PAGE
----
Instead of just delaying the new medical coding system, we should be rethinking the necessity of it.
Easy-to-Mock ICD-10 Diagnosis Codes...
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Congress, an organization that has elevated kick the can to an Olympic-level sport, has decided to delay ICD-10, an initiative that promises to transform healthcare by solving the heretofore unsolvable problem that our billing systems aren't complicated enough.
IT consultants and vendors are acting like my Yorkshire terrier deprived of his favorite plastic bone. The frantic high-pitched barking has made it clear that this delay is the worst thing imaginable. Sunk costs! Unfair to good organizations! Uncertainty! Sky falling, film at 11! About the only complaint we haven't yet heard is that the slightest bad thing is going to happen to patients or providers.
That's probably because it won't. The transition to ICD-10 doesn't change models of payment or introduce new concepts in medicine. It's really just about replacing an old and worn billing code set with one that is more complicated and less understood. An overwhelming majority felt that the best possible short-term outcome from October was going to be no change -- no major hit to revenues, no major confusion, and nobody going out of business. Given the anxiety we've been seeing lately, with federal and state governments demonstrating a distinct lack of success in the IT area, revenues and margins savagely squeezed for provider organizations, and an industry-wide concern about how ICD-10 was really going to work in practice, most of us weren't betting on the best possible outcome.
ICD-10 is a diagnosis terminology intended for use in fee-for-service medicine. It's designed to capture distinctions that might make payment differences. It doesn't effectively capture prognosis, diagnostic uncertainty, patient choices, planning realities, or anything else that might drive excellent care. Providers will likely treat it as they did ICD-9, minimizing its use except as needed to support revenue. If you think that multiplying the number of billing codes will help, consider that only a small percentage of ICD-9 codes ever appear in a patient record. Complexity for its own sake has already been considered and rejected by the people who produce the data in the first place.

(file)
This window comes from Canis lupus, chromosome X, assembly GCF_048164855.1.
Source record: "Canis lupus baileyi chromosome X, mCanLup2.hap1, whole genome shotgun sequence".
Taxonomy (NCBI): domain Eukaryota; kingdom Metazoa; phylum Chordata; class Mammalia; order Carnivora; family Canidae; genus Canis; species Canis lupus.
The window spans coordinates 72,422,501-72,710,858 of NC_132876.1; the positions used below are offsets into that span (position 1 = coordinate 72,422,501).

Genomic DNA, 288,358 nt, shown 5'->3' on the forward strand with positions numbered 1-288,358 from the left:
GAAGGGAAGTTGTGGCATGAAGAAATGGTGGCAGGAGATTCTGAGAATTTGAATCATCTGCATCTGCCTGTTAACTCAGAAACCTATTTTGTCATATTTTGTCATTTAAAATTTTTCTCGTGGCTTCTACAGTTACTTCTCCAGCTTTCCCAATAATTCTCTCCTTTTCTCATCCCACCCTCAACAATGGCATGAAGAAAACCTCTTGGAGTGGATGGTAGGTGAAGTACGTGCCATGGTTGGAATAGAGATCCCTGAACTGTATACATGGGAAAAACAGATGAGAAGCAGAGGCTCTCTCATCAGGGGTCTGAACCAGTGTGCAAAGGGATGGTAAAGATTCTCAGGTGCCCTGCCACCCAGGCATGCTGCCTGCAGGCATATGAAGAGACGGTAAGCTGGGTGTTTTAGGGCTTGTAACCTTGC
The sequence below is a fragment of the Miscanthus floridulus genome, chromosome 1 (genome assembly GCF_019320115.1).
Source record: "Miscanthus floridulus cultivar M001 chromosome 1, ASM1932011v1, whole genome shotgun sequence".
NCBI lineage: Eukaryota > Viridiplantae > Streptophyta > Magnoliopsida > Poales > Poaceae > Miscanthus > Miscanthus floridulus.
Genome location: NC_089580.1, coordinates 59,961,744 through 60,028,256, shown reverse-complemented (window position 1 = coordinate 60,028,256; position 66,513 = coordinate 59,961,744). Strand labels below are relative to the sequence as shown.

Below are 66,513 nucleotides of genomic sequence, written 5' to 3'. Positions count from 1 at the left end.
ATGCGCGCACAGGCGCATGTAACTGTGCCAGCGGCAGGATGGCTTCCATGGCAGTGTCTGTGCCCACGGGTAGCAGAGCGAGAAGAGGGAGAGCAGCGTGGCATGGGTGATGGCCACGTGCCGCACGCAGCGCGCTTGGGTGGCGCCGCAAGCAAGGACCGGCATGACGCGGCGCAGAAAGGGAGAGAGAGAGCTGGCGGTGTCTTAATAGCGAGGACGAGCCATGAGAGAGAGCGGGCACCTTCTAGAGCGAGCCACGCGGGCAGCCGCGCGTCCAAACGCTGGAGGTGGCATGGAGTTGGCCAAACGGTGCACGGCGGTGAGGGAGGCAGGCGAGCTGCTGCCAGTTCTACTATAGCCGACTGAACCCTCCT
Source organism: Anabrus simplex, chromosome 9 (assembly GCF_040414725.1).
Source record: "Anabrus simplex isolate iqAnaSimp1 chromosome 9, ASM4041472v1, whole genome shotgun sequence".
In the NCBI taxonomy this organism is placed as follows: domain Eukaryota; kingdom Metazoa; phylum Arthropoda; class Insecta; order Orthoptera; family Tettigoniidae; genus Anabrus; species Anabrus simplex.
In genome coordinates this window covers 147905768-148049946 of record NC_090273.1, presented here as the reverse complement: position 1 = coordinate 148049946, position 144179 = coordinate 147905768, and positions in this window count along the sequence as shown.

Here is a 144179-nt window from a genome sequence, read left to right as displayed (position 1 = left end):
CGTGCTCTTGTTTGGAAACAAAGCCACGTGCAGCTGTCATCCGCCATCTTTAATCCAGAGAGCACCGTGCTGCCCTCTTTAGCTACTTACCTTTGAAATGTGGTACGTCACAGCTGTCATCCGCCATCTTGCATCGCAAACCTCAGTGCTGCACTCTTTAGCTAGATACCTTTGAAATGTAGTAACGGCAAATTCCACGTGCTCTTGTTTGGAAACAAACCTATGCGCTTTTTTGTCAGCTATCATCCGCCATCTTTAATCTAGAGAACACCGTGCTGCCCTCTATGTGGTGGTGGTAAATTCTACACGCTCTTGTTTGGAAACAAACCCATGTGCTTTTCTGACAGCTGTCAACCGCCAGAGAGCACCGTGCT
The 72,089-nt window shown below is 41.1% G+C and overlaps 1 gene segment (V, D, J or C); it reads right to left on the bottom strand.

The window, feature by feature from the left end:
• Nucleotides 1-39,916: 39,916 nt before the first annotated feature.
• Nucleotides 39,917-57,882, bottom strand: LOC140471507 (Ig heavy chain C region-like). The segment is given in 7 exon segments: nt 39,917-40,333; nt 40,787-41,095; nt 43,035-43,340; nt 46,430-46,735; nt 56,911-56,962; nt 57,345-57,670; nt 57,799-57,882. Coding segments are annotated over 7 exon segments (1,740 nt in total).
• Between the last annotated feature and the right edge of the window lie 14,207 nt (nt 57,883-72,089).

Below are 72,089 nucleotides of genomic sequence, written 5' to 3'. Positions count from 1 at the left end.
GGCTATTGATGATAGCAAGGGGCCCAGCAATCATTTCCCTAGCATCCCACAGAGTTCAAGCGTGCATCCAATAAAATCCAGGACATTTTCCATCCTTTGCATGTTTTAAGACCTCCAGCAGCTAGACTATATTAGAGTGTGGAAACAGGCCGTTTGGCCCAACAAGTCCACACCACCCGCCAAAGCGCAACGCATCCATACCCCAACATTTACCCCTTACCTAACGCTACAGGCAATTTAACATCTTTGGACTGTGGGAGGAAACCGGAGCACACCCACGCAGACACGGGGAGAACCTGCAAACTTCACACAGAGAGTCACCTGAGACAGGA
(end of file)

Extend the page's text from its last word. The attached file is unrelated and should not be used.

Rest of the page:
The American Medical Association (AMA) has been firm in its opposition to ICD-10. So have influential individuals within healthcare, at least if you ask them privately and thoughtfully. That opposition was never about whether better documentation and better reporting would help. The question was whether ICD-10, as conceived and implemented, would make meaningful improvements that are worth the cost.
In early 2014, that cost was looming larger and larger. The HealthCare.gov go-live at a minimum highlighted the perilous nature of large government-driven IT projects. Meaningful Use 2 is by itself stressing organizations more than anyone expected in the early days. Timelines are short and IT projects (electronic medical record replacement and upgrades in particular) have slipped. The ICD-10 go-live on Oct. 1, 2014, was clearly an all-or-nothing, life-threatening event that relied on meticulous IT performance and strong organizational focus. And the deadline was drawing near.
The First Rule of Holes says that when you realize you're in one, stop digging. The ICD-10 hole was growing too large to ignore. So Washington, in a rare fit of sanity, told everyone to put down the shovels.
It's a delay, not a cancellation. We're still in the hole. We're still stuck with too many organizations too dependent on fee-for-service reimbursement. Risk-sharing and accountable care are still really hard to figure out. The people who serve our shared patients -- payers, providers, regulators, and physicians -- still live with historic hostility and regulatory barriers. We can go right back to determinedly digging if we want. In fact, that's still the official plan.
As we lean on the shovel, though, it might make sense that we consider stepping out of the hole. There's no natural law that says we have
Dick Taylor, MD, is managing director and chief medical officer of the Advisory Services Division of MedSys Group. Dr. Taylor focuses on integrating IT efforts with the clinical and operational ownership needed to capture permanent and positive changes within healthcare ... View Full Bio